Re: UNCOL again, was A microcontroller-centric, target-neutral (John R. Levine)
25 Jul 2003 21:18:39 -0400

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Re: UNCOL again, was A microcontroller-centric, target-neutral (2003-07-25)
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From: (John R. Levine)
Newsgroups: comp.arch.embedded,comp.compilers
Date: 25 Jul 2003 21:18:39 -0400
Organization: I.E.C.C., Trumansburg NY USA
References: 03-07-103 03-07-159 03-07-165
Keywords: UNCOL, history
Posted-Date: 25 Jul 2003 21:18:39 EDT

>An additional (and significant) benefit to this design is that once a
>suitable n-code scheme is adopted, compilers for "other" high-level
>languages could be developed to generate n-code. The point here being that
>when these new compilers are developed, they will already be able to support
>targets for which "n-code to assembly language translators" have been

This particular idea was invented in the 1950s under the name UNCOL.
The original UNCOL project failed, and similar attempts have failed
over and over in the past half-century, most recently as the ANDF

The problem is that even with 50 years of work, we don't know how to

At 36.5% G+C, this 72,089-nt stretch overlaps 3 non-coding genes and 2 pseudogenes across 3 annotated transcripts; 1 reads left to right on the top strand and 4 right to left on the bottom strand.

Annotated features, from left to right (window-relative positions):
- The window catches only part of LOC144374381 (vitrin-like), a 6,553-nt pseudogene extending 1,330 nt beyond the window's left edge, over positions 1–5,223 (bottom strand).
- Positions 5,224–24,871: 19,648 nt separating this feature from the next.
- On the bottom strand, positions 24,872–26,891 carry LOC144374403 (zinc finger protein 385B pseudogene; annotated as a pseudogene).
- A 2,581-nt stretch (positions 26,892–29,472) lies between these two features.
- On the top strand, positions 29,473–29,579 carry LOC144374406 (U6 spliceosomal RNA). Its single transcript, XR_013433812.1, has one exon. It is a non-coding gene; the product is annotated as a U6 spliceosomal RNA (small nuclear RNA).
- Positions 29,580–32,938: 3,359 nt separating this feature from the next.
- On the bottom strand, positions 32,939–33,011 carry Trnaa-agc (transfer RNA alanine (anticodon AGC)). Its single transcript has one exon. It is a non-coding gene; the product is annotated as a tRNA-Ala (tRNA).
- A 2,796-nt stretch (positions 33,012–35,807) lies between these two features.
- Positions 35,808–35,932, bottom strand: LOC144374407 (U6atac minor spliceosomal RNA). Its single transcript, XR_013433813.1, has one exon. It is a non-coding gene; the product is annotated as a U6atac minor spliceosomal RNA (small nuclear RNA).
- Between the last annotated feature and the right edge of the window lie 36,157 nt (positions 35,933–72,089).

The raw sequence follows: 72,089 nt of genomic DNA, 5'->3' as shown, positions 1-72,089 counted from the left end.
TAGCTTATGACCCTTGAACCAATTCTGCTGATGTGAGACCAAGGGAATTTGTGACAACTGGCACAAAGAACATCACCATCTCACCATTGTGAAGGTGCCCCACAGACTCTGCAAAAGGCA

write an intermediate language that's simultaneously expressive enough
to capture an interesting set of source languages, while being
abstract enough to translate to efficient code for a wide range of

The usual trajectory of failure is that people start with a few
semantically similar source languages and architecturally similar
target architectures, and it works fine. (Building a system that can
compile C, C++, Fortran, and Ada to 32 bit byte addressed micros that
use ASCII character codes isn't hard. If that's what you need, use

They announce their results with wild enthusiasm. Then as they try to
add more languages and more targets, the intermediate code becomes
increasingly encrusted with special-case hacks until it dies of heat
death and its proponents slink away.

So please be sure you have an intermediate representation that handles
C++, Scheme, and Cobol, and can be translated to Itanium, Burroughs A
series, and IBM S/390 (with EBCDIC characters). If you can't, I
wouldn't bother.

John Levine,, Primary Perpetrator of "The Internet for Dummies",
Information Superhighwayman wanna-be,, Sewer Commissioner
"More Wiener schnitzel, please", said Tom, revealingly.

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